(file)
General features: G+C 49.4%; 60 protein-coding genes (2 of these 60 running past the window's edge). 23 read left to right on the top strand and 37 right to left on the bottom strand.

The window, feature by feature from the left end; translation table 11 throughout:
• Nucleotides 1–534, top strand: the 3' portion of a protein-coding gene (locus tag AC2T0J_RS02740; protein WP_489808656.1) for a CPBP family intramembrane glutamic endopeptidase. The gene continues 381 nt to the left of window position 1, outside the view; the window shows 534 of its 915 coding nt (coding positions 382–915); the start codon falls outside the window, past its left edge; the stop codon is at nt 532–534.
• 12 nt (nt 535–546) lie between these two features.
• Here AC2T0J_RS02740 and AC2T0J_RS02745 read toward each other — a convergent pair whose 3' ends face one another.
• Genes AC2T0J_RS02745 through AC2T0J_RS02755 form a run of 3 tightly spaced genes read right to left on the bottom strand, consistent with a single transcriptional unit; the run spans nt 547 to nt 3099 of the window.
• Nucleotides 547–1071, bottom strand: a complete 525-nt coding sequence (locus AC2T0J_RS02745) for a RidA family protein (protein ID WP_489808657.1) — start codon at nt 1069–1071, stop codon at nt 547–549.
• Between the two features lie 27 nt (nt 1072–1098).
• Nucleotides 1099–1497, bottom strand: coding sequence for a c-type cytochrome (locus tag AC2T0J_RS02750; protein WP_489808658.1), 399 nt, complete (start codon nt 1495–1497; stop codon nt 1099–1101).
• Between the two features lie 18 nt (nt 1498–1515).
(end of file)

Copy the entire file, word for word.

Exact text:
General features: G+C 49.4%; 60 protein-coding genes (2 of these 60 running past the window's edge). 23 read left to right on the top strand and 37 right to left on the bottom strand.

The window, feature by feature from the left end; translation table 11 throughout:
• Nucleotides 1–534, top strand: the 3' portion of a protein-coding gene (locus tag AC2T0J_RS02740; protein WP_489808656.1) for a CPBP family intramembrane glutamic endopeptidase. The gene continues 381 nt to the left of window position 1, outside the view; the window shows 534 of its 915 coding nt (coding positions 382–915); the start codon falls outside the window, past its left edge; the stop codon is at nt 532–534.
• 12 nt (nt 535–546) lie between these two features.
• Here AC2T0J_RS02740 and AC2T0J_RS02745 read toward each other — a convergent pair whose 3' ends face one another.
• Genes AC2T0J_RS02745 through AC2T0J_RS02755 form a run of 3 tightly spaced genes read right to left on the bottom strand, consistent with a single transcriptional unit; the run spans nt 547 to nt 3099 of the window.
• Nucleotides 547–1071, bottom strand: a complete 525-nt coding sequence (locus AC2T0J_RS02745) for a RidA family protein (protein ID WP_489808657.1) — start codon at nt 1069–1071, stop codon at nt 547–549.
• Between the two features lie 27 nt (nt 1072–1098).
• Nucleotides 1099–1497, bottom strand: coding sequence for a c-type cytochrome (locus tag AC2T0J_RS02750; protein WP_489808658.1), 399 nt, complete (start codon nt 1495–1497; stop codon nt 1099–1101).
• Between the two features lie 18 nt (nt 1498–1515).